When all the machine functions are embedded in Function Blocks, it is possible to develop programs in a modular structure, which improves diagnostics, reusability, and response to inputs.
Robotic systems can then be designed as modules linked together through concatenated Function Blocks to perform the transformation (also know as “trafo”) necessary. For example, for a familiar 6-axis articulated robot, plus a trafo for the wrist movement and a trafo for the end-of-arm tool actuation.
As an ARC report recently stated, “Machine modularity allows machine builders to configure a packaging machine based on functional subsystems such as bottle carousels, labelers and wrappers. Integration of a robotic manipulator further leverages the concept of modularity…”
What to look for in development kits. Robots are capable of developing some G forces, and too much can overcome the gripper’s holding force on the product. Therefore, look for intelligent acceleration monitoring to limit accelerations and velocities and contain the resulting centrifugal forces.
The motion commands should include point-to-point, linear or circular interpolation, and splines. Spline curve algorithms map a continuous path between start and target points. Look for a geometric blending capability to reduce cycle times by ‘blending’ the path to optimize speed and distance traveled to reach the target point. You should be allowed to define your criteria for target point, velocity, acceleration, and jerk.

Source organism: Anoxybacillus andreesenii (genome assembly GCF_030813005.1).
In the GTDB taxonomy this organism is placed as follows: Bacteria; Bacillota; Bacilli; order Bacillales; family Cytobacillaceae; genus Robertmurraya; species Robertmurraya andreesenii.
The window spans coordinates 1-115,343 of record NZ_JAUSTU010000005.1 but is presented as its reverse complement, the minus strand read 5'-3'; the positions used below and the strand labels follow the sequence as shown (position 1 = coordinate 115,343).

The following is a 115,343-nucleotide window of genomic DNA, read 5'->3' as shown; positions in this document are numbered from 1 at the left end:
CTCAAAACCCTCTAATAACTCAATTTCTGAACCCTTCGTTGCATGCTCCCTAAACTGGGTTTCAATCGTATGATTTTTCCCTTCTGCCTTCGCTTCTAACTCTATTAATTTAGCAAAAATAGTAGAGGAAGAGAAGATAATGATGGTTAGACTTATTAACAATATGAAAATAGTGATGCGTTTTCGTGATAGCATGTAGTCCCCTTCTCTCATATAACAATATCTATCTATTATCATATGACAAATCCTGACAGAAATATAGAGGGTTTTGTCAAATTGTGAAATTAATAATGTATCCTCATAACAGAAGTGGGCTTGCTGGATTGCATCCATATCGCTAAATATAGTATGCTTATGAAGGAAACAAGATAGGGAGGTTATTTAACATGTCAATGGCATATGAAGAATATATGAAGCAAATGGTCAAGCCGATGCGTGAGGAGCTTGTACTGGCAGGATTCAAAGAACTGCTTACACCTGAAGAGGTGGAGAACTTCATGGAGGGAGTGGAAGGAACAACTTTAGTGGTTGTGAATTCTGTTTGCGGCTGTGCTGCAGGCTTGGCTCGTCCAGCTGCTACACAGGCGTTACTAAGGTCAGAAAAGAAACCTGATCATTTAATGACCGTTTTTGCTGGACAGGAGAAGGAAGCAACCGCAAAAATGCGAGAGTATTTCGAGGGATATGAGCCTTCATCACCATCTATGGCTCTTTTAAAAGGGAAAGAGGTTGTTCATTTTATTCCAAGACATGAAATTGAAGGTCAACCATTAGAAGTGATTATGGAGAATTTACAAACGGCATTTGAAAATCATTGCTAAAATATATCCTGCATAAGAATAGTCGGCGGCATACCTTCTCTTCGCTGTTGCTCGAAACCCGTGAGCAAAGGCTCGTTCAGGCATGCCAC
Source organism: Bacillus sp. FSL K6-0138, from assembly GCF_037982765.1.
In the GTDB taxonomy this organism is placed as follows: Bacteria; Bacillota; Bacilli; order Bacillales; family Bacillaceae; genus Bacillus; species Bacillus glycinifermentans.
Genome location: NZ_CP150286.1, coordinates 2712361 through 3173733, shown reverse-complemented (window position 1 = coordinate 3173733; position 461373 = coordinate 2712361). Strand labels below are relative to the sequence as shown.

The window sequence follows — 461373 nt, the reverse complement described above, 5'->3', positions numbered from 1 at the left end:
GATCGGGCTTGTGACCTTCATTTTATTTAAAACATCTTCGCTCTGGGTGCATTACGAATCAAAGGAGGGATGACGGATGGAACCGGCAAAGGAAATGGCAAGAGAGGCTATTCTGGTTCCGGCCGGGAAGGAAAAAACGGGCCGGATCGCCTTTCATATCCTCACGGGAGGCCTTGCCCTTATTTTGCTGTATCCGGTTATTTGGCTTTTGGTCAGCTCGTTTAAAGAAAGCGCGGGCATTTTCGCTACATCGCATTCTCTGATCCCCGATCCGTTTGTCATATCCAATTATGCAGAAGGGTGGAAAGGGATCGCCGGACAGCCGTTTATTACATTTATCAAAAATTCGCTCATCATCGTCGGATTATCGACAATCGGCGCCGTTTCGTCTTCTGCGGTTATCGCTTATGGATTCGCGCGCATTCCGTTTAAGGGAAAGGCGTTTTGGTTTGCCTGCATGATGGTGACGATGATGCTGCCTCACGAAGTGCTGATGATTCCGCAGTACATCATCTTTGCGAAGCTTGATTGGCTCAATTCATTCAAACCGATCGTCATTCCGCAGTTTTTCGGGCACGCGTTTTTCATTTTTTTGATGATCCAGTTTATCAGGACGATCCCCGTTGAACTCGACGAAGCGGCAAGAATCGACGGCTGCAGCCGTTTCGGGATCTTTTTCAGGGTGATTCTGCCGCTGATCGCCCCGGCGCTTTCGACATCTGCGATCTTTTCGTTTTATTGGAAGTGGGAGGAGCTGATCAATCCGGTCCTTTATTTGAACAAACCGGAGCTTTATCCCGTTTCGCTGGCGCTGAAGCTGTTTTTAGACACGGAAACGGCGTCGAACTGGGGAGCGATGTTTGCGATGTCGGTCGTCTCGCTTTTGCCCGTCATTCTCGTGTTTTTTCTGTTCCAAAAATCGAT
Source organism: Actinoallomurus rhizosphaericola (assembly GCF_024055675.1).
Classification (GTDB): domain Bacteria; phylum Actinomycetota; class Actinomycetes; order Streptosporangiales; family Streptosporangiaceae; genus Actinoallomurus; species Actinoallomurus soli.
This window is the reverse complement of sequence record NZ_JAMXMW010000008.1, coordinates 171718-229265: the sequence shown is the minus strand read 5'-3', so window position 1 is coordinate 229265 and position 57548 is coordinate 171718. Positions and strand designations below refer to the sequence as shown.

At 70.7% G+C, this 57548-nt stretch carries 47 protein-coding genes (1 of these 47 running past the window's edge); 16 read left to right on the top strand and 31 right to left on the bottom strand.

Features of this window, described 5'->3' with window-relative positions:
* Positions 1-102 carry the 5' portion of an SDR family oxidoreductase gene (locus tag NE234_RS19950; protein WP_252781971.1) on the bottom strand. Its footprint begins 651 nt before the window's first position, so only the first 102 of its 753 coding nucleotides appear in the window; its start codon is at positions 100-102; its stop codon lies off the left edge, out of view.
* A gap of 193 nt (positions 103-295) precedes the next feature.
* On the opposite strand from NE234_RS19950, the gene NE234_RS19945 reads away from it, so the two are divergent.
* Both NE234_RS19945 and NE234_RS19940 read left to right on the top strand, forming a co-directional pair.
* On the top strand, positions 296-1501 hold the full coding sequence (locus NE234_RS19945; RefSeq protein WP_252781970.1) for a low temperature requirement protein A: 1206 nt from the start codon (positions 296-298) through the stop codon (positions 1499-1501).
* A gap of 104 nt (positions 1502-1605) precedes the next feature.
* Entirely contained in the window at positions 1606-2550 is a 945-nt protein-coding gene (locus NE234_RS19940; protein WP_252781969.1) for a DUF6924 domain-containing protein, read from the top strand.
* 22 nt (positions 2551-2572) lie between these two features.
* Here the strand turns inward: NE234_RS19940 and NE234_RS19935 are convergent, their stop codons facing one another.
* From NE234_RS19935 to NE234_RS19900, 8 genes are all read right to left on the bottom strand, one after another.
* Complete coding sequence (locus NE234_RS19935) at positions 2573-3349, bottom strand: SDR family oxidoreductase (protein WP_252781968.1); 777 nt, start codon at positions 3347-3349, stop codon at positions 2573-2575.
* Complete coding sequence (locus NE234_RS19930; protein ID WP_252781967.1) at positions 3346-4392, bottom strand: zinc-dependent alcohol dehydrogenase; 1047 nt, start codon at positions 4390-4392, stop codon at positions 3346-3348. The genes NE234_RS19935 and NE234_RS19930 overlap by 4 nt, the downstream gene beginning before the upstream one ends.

The program should keep both forward and backward movements on the same path – and this is harder than it might first appear, like backing up in your car at 60 mph. Likewise, it should stay on path during an E-stop.
The program should also be able to precisely trigger peripheral motions, such as indexers, wrappers and sealing mechanisms.
Other considerations. It is simpler and the response time faster to integrate robotics with packaging machine operations when control is centralized in a single controller. However, the controller must then be powerful enough to manage one or more robot arms plus all related functions, such as belt tracking and vision systems.
Many controls vendors today claim robotic control among their bag of tricks. But several features can vary greatly, including: ease of development, ease of operation, integration with the rest of the packaging machine, and the response time to adjust an ongoing motion, such as changing belt velocity and just plain speed. Thorough testing will illuminate the differences among suppliers.
ELAU Inc., a Company of Schneider Electric
Nuspark Engineering, Canada, Case packer
The compact case packer from Nuspark Engineering can be equipped with one (shown) or two side-by-side 2-axis delta robot arms depending on throughput requirements.
Infeed systems can be synchronized to transport, collate, orient, and buffer products, as well as provide positive control of case opening. Such benefits are possible from embedding robotics in machinery.
The additional arm has no impact on footprint. The design uses servo modules, and is therefore scalable without increasing the size of the electrical cabinet.
Fallas Automation Adabot R700, USA, Case packer
Fallas Automation calls its design the Adabot because it lets you easily add a ‘bot — actually up to four case packing robots together — all running off the original controller.
Fallas selected the 2-axis delta for its higher payload capacity and deeper reach into cases. Their design uses stiff, lightweight carbon fiber to maximize payload and speed, resulting in 80 cpm for loads up to 2 lb and 40 cpm for payloads to 5 lb.
Fallas specializes in difficult to handle bagged and flow wrapped products, and is configured to pick uncollated packs at these speeds without the use of a vision system.
Robotic flexibility, including wrist rotation, allows the Adabot to produce different pack patterns that would require two different conventional machines. The operator can build these patterns from the HMI and save them as recipes for reuse.
Cavanna Cartesio G35EFC, Italy, Cartoner